A Nuclear Safety Net is Good for New Jersey
The cost of New Jersey losing nuclear would be 6 times the cost of preserving it.
Legislation being considered provides significant consumer protections – if the need goes away, the support goes away.
- The owners of a plant must open their books to New Jersey regulators to demonstrate a financial need; that need will be re-certified every three years.
- Payments to a plant would be offset by any direct or indirect support received through a federal or regional program to support nuclear.
- Participating plants would be obligated to operate while receiving payments.
Nuclear power helps ensure the reliability of the grid.
- Nuclear power produces nearly half of New Jersey’s electricity.
- If the plants close, New Jersey will become almost totally reliant on one fuel source – like putting all of our eggs in one basket.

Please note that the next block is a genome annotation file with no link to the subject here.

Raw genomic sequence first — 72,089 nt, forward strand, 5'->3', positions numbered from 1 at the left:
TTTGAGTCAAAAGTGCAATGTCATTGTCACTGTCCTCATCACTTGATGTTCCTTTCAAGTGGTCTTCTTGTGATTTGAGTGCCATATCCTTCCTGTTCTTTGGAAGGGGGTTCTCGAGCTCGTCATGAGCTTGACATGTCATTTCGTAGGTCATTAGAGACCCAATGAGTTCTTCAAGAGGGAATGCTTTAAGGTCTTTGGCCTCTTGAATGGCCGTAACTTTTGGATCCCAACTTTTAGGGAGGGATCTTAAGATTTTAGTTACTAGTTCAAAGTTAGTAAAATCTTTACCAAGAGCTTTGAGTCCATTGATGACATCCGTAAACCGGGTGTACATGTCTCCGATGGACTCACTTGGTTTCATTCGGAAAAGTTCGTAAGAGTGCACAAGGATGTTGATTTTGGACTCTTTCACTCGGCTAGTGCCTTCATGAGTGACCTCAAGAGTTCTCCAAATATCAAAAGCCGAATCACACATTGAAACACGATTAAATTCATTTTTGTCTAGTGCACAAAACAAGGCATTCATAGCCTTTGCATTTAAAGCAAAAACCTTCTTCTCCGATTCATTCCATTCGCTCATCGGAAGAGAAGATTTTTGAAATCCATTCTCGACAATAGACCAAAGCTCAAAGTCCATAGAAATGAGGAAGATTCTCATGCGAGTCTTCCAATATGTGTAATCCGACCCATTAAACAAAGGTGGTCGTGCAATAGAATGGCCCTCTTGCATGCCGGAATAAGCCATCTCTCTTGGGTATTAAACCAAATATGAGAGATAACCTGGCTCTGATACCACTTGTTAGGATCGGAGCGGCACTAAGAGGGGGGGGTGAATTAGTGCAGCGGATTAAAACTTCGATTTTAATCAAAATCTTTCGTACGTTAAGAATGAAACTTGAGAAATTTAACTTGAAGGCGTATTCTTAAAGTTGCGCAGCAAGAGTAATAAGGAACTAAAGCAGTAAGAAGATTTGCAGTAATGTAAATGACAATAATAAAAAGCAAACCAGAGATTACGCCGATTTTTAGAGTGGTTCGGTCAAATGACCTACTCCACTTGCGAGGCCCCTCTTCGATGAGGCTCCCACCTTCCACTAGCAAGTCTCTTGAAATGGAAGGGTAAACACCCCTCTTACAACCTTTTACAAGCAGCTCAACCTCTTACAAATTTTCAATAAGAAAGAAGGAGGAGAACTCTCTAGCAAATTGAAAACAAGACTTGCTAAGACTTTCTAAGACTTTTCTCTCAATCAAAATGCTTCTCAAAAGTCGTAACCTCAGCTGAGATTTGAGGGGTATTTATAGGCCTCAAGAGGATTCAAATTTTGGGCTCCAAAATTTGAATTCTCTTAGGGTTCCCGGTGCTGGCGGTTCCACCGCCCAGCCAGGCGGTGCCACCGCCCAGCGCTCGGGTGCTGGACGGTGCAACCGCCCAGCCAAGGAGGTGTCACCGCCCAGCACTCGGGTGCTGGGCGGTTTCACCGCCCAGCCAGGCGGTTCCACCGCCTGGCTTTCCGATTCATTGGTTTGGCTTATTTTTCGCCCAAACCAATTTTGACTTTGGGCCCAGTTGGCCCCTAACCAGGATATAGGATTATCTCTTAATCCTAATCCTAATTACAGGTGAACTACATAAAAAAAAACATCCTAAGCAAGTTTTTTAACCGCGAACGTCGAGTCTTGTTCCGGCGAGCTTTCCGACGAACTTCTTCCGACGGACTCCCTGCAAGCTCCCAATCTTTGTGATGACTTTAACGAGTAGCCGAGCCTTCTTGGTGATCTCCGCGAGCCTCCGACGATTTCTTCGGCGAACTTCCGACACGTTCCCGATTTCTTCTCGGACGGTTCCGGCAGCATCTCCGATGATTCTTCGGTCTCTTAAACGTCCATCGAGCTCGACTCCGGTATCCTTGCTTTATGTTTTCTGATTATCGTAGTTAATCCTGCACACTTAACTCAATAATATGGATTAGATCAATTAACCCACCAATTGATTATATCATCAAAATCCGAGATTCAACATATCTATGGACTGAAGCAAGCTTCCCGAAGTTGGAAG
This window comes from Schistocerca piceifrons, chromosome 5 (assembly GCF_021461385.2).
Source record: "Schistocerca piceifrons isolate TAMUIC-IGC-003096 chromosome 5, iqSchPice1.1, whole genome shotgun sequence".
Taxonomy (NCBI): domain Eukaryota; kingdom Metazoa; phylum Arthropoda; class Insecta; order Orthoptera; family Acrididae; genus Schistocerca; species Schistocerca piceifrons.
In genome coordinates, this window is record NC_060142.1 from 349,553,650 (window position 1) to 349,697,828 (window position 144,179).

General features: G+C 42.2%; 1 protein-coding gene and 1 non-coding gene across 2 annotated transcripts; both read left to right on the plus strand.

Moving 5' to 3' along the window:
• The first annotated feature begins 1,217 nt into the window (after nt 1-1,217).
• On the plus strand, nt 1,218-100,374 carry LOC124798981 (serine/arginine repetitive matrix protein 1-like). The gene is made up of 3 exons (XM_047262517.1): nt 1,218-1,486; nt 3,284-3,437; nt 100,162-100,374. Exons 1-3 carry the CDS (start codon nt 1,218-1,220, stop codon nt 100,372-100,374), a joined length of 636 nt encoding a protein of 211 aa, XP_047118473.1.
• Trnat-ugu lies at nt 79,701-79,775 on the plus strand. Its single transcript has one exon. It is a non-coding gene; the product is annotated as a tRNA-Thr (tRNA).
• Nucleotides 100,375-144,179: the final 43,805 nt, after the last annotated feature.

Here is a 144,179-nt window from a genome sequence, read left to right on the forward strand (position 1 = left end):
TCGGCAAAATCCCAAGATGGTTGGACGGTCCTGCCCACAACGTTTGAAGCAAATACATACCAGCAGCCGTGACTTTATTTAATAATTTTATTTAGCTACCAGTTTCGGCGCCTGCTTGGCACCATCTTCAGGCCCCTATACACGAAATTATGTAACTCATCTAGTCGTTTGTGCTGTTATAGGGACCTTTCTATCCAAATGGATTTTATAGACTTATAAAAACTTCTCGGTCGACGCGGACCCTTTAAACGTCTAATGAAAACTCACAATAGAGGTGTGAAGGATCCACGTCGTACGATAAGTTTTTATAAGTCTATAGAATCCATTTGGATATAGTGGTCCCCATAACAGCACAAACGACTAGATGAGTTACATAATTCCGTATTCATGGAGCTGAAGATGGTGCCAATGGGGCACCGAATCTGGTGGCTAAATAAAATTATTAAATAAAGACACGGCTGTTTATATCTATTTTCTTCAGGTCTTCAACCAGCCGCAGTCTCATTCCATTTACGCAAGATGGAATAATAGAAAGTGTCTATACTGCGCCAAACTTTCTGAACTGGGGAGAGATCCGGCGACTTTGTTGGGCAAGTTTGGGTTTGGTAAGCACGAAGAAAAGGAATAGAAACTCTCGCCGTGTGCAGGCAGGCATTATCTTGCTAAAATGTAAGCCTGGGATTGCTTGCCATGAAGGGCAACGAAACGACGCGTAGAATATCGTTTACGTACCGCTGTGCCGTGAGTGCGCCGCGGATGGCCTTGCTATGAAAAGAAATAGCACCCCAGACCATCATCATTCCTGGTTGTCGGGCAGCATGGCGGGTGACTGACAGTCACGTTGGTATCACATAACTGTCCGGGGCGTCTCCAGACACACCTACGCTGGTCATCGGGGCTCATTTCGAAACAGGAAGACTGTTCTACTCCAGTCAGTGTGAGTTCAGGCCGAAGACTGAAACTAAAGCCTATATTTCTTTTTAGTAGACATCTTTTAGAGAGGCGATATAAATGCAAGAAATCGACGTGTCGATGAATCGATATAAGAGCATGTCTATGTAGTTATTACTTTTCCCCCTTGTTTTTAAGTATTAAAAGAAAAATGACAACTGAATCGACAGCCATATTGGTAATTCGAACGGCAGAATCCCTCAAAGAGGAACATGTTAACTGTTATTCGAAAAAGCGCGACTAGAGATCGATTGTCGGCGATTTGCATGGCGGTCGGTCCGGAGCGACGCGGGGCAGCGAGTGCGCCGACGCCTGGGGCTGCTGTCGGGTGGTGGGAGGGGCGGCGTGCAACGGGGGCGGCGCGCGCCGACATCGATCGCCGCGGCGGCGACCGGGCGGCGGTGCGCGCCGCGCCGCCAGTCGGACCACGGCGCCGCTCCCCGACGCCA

- If the plants close, New Jersey will be at great risk of power disruptions from low-probability, high-impact events.
Nuclear is the foundation of New Jersey’s clean energy future.
- Nuclear currently provides more than 90 percent of New Jersey’s clean energy.
- Closing of the nuclear plants will be a huge step backward – increasing climate change gases by 14 million tons a year – equal to adding 3 million more cars to the road.
Nuclear is vital to New Jersey’s economy.
- Close to 6,000 jobs depend on the two South Jersey nuclear plants.
- Closing the plants would reduce New Jersey’s GDP by more than $800 million.
- State tax revenues would decline by $37 million if the plants closed.
It is cheaper to preserve nuclear than to replace it.
- Studies (Brattle report and IHS report) estimate the cost to consumers of closing the plants would be in excess of $400 million a year.
- It will cost 40 percent more to replace the plants than to preserve them.
Produced by PSEG Power LLC